"The President cordially invites you to the signing of H R 7081, United States India Nuclear Cooperation Approval and Non-proliferation Enhancement Act," reads an invitation sent out by the White House. Reports suggest that ever since the US Senate passed the legislation on Wednesday, Oct 1, the senoir officials believed that George Bush will be keen on having a signing ceremony in which he will have the opportunity to thank not only members of his administration, especially at the State Department and White House who worked to secure the deal, but also lawmakers and leaders of the Indian American community.
The bill was first approved by the United States House of Representatives before the Senate gave its nod for it. It had bi-partisan support in both the House and Senate. Indo-US nuclear deal is considered as one the major achievements of the Bush administration in bolstering the strategic ties between the world's biggest democracies.
It will leave behind a foreign policy legacy for the two-time US President Bush, who is to vacate the White House on January 20, 2009 when the winner of the Nov 4 US Presidential polls, either Democrat candidate Barack Obama or Republican candidate John McCain assumes charge.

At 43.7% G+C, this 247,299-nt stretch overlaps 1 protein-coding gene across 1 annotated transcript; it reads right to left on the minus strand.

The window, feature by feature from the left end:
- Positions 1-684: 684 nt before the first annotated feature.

Soon after the Senate's approval to the Bill, Bush had said in a statement that he was looking forward to sign the legislation into law and continuing to strengthen the US-India Strategic Partnership. "This legislation will strengthen our global nuclear non-proliferation efforts, protect the environment, create jobs and assist India in meeting its growing energy needs in a responsible manner," Bush had said.
Analysts have described the Indo-US nuclear deal as a rare foreign policy success of the Bush administration which has been criticised for its handling of the Iraq war and the economic crisis.
Condolezza Rice, the US Secretary of State who had launched an all-out effort for the passage of the bill in the US Congress, visited India on a day-long trip on Saturday, Oct 4, but the deal was not signed during her visit.
India has made it clear that it will sign the 123 Agreement to operationalise the deal with the US only after Bush signs the bill. India expects that a statement from Bush while signing the legislation will address its concerns over certain provisions of the 123 Agreement.